Former Vice President Dick Cheney rallied conservative activists today during a brief yet surprise appearance at the Conservative Political Action Conference.
"A welcome like that is almost enough to make me want to run for office," Cheney said, laughing. "But I'm not going to do it."
"One Democrat said, 'There was no way in hell a Republican was going to get elected to the seat once held by Ted Kennedy.' Well, here I am," said Brown, who received a hero's welcome. "We collectively absolutely have changed the course of politics in America."
"President Obama's self-proclaimed B+ will go down in history as the biggest exaggeration since Al Gore's invention of the Internet," Romney said, referring to the president's assessment of his first year in office. "This president will not deserve the credit he will undoubtedly claim. He has prolonged the recession, expanded the pain of unemployment, and added to the burden of debt we will leave future generations.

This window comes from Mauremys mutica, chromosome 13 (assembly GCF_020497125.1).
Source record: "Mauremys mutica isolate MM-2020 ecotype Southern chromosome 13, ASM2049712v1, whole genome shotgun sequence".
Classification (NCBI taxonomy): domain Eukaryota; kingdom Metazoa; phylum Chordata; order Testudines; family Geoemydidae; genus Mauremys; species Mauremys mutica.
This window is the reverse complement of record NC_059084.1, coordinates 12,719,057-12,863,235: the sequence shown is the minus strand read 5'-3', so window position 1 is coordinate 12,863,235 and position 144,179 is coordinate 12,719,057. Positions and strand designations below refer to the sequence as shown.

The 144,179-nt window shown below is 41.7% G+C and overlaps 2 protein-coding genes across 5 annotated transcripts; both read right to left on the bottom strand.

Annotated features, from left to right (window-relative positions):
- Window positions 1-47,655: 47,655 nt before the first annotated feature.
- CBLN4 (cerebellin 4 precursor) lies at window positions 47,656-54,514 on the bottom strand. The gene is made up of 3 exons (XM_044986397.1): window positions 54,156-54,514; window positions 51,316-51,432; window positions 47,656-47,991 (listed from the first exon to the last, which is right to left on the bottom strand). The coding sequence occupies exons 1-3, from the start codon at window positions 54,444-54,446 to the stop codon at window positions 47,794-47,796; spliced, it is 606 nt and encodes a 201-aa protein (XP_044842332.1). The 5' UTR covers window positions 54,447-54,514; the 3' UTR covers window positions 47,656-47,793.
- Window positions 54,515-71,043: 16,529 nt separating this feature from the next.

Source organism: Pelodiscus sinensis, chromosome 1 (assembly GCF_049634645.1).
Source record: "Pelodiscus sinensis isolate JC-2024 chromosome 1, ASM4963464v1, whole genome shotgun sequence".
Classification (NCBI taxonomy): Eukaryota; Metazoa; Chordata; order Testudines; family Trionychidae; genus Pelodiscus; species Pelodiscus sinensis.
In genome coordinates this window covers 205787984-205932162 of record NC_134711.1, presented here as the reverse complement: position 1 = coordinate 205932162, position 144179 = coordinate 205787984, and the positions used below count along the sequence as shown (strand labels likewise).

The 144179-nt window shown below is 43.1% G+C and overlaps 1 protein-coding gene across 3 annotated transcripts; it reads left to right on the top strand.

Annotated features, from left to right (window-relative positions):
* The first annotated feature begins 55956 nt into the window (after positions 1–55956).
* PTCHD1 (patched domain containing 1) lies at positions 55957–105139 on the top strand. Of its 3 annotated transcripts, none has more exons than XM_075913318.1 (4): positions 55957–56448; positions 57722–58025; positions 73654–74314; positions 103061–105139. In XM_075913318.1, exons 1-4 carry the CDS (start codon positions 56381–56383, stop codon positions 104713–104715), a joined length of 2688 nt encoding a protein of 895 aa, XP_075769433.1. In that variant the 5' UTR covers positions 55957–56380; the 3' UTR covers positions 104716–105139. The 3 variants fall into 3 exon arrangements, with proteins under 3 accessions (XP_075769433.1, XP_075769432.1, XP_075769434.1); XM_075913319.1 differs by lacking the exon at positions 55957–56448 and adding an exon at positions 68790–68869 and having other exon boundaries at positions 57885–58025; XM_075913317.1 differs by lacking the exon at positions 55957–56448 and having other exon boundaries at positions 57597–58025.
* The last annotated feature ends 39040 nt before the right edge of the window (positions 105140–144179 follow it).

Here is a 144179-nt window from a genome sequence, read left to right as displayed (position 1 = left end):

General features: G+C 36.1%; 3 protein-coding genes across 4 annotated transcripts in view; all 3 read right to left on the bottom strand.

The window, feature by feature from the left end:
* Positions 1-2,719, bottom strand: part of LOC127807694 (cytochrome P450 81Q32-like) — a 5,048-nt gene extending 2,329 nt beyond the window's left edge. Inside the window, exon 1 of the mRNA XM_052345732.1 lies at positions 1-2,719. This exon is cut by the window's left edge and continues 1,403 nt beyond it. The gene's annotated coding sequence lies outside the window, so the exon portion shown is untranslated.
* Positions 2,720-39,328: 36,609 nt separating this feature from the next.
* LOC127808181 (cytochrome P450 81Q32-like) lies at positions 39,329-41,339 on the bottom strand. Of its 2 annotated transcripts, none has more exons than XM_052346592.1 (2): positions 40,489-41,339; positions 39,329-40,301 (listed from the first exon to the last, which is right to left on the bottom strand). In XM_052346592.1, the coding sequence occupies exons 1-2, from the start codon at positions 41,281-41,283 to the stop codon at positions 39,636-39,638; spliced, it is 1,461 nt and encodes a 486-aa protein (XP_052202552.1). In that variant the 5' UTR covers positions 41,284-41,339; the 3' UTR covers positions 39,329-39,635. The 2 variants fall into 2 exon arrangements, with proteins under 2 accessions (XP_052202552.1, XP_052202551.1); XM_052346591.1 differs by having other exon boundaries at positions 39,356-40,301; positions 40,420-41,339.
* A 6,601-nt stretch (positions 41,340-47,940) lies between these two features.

Assailing the president's health care overhaul push, Romney said, "Obamacare is bad care for America." But he did not mention his own record enacting universal health care legislation in Massachusetts. That legislation was in some ways a model for Democrats' nationwide plans.
"President Obama, [House Speaker] Nancy Pelosi, [Majority Leader] Harry Reid and their team have failed the American people, and that is why their majority will be out the door," added Romney, whose conference appearance will be followed by a two-month-long book tour where he will attempt to build his case against Obama.
The former governor had high praises for former president George W. Bush, who has been relatively quiet since stepping out of office, unlike Cheney, who has emerged as a leading critic of the Obama administration. Romney today argued that history will judge Bush kinder than he is portrayed now.